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In Memory

I happened upon a message board discussion about this morning's tragedy, the destruction of the space shuttle Columbia on re-entry. One respondent described herself as "wondering why they keep going back up there."

For an answer, I turn to a monologue written by J. Michael Straczynski for Babylon 5.

Reporter: "After all that you've just gone through, I have to ask you the same question a lot of people back home are asking about space these days. Is it worth it? Should we just pull back, forget the whole thing as a bad idea, and take care of our own problems, at home?"

Sinclair: "No. We have to stay here, and there's a simple reason why. Ask ten different scientists about the environment, population control, genetics - and you'll get ten different answers. But there's one thing every scientist on the planet agrees on: whether it happens in a hundred years, or a thousand years, or a million years, eventually our sun will grow cold, and go out. When that happens, it won't just take us, it'll take Marilyn Monroe, and Lao-tsu, Einstein, Maruputo, Buddy Holly, Aristophanes - all of this.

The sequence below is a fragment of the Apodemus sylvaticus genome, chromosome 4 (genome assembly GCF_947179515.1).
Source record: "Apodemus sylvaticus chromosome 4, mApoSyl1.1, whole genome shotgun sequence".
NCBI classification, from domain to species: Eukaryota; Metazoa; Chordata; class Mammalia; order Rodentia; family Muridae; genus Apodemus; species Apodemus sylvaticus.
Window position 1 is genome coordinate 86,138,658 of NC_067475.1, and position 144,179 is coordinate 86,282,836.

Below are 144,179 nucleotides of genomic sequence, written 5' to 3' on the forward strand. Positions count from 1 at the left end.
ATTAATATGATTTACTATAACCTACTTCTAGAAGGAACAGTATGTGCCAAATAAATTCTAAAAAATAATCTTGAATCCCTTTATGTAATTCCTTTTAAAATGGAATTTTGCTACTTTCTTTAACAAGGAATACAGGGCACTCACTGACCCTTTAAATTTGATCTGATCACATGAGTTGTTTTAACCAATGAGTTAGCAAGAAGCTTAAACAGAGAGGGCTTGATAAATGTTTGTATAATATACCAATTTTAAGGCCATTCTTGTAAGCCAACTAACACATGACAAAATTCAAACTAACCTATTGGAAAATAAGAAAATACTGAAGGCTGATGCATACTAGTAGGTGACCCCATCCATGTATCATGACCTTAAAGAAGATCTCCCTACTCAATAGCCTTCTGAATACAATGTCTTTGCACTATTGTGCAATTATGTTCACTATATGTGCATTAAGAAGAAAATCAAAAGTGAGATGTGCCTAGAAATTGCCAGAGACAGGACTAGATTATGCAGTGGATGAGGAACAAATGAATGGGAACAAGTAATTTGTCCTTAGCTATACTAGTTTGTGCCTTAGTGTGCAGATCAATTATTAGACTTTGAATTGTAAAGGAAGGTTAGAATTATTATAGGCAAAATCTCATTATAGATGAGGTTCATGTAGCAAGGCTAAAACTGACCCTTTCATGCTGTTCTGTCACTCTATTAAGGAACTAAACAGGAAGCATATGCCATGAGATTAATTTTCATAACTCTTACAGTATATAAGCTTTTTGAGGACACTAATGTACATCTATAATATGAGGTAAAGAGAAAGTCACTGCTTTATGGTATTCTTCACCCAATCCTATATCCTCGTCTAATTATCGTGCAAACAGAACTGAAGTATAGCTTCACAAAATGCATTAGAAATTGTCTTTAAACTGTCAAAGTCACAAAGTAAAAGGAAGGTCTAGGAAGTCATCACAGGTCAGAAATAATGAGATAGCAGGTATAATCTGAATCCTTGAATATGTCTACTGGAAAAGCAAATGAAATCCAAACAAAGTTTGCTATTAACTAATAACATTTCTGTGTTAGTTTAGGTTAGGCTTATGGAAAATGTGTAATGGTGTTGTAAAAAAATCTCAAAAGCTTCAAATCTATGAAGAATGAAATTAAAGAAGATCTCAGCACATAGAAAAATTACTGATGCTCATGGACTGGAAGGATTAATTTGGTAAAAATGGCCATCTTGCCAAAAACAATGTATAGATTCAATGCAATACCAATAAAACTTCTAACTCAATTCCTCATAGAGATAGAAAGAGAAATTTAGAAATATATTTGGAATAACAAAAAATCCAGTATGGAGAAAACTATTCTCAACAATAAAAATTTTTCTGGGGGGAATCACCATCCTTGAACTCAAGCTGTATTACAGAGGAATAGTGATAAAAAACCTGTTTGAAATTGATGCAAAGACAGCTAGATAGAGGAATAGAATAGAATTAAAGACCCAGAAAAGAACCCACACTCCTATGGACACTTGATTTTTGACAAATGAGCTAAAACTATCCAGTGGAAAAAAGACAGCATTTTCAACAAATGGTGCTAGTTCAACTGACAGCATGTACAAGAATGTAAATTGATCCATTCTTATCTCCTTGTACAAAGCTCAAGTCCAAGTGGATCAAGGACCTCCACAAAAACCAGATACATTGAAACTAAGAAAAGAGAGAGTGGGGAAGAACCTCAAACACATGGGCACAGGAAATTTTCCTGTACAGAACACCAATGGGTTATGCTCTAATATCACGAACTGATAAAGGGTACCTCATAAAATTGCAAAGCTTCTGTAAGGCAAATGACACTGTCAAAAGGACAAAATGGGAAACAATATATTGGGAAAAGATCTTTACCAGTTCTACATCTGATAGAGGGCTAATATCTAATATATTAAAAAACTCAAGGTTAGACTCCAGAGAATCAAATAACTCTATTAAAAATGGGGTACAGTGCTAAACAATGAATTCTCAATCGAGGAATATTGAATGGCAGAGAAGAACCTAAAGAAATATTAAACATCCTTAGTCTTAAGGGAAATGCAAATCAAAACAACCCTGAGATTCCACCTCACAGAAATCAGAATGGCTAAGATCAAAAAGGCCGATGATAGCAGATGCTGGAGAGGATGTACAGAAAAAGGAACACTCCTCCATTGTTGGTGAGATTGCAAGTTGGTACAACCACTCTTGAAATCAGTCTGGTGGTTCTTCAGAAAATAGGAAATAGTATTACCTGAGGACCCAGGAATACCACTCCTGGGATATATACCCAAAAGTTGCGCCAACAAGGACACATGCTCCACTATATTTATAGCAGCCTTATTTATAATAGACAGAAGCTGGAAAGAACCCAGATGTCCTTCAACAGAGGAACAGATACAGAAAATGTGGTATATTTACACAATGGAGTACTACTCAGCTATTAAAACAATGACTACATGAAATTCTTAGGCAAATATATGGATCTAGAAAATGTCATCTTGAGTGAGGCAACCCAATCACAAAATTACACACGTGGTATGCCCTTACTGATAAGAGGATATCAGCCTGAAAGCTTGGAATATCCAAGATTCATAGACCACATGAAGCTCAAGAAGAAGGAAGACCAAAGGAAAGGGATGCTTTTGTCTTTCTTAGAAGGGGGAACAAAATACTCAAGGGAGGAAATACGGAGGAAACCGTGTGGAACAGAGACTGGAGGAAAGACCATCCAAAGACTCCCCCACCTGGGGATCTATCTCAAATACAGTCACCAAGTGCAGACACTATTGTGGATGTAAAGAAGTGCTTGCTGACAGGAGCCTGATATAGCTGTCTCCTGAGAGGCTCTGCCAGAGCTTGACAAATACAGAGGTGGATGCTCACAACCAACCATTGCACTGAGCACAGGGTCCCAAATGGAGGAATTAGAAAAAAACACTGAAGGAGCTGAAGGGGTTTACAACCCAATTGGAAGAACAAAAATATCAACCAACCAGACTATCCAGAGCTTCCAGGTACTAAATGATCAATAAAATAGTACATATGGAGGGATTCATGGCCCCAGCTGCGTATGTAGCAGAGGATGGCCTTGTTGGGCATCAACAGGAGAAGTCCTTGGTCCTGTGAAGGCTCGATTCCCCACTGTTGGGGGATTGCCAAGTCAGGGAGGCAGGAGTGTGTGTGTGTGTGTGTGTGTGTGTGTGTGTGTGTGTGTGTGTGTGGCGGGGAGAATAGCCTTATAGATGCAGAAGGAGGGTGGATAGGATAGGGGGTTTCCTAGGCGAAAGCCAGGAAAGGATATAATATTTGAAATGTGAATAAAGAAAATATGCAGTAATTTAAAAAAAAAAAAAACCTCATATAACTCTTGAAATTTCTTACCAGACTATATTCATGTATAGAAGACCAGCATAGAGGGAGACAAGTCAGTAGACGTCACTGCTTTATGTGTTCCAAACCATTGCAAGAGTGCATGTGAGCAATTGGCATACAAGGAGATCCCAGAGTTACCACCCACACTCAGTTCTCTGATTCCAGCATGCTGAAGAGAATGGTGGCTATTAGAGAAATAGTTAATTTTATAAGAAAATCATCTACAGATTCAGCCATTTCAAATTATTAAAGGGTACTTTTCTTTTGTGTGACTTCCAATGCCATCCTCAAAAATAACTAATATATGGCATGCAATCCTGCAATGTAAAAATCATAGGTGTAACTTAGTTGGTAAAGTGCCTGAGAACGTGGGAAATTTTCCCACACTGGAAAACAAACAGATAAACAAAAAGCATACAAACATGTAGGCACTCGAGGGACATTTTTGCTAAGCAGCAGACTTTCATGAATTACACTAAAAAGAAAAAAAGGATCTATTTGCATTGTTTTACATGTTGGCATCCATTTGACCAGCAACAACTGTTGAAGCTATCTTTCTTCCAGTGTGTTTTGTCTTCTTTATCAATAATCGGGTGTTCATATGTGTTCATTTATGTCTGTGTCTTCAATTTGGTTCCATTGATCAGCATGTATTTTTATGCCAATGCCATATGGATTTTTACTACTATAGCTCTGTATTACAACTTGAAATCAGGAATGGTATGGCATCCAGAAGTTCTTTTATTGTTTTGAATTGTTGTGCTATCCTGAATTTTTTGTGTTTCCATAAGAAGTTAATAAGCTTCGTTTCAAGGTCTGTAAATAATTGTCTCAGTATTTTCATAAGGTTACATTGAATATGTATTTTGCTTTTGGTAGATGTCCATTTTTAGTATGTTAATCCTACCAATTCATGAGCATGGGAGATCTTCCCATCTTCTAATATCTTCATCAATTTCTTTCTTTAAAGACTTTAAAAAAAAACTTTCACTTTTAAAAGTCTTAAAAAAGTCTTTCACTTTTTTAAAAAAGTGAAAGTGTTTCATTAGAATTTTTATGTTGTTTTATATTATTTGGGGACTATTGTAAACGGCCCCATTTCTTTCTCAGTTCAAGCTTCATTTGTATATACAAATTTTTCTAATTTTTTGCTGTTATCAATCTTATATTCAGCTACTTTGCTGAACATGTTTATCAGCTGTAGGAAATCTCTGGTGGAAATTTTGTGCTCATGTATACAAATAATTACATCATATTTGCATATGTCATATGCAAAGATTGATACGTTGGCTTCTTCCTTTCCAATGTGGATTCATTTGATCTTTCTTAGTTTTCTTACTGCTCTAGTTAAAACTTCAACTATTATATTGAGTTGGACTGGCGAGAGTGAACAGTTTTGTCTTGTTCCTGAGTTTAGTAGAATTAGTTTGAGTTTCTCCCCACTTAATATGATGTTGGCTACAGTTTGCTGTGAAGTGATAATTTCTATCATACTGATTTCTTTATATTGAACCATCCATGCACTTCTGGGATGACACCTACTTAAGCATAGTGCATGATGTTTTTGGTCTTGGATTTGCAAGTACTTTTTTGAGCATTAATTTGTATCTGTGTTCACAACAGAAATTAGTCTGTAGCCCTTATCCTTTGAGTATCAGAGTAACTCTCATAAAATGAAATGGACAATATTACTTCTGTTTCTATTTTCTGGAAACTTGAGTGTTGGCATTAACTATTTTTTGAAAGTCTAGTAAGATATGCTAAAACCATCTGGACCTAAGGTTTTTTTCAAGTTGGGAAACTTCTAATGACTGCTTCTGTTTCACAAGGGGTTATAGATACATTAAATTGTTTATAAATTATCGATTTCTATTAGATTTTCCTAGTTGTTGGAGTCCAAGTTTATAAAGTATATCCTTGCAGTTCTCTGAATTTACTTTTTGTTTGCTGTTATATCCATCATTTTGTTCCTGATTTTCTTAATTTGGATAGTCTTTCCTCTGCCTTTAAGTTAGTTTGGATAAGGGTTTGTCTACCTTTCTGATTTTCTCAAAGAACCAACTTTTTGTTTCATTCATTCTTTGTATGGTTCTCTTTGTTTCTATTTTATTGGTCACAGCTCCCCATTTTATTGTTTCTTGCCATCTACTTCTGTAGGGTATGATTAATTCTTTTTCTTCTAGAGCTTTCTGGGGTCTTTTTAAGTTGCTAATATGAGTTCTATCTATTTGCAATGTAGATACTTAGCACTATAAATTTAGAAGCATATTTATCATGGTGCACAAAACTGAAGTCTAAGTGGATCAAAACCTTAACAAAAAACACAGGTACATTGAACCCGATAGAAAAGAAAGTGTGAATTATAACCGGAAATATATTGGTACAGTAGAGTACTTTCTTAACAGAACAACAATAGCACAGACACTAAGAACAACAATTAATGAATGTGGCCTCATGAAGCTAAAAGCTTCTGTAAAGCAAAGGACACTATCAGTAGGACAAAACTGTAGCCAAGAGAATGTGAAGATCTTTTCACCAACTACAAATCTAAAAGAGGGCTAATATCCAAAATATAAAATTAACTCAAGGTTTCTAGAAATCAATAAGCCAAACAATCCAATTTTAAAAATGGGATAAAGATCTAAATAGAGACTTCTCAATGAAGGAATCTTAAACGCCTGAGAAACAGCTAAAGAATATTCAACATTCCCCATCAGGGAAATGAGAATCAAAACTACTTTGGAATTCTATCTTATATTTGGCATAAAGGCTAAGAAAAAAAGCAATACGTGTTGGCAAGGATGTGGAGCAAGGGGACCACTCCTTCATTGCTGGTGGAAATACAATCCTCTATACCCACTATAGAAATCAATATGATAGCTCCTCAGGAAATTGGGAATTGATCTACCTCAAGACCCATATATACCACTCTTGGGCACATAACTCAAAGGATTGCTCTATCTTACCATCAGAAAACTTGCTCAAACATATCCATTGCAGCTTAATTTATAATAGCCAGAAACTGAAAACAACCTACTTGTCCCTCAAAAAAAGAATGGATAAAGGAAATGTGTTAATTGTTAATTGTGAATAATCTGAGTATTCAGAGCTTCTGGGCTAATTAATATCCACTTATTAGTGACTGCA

"All of this was for nothing, unless we go to the stars."


And because we're human beings and exploring is what we do and has always been what we do.

(Not to say that the space shuttle program is the best of all possible options for achieving the goals we've defined for space exploration, or even that we have well-defined goals yet. But still.)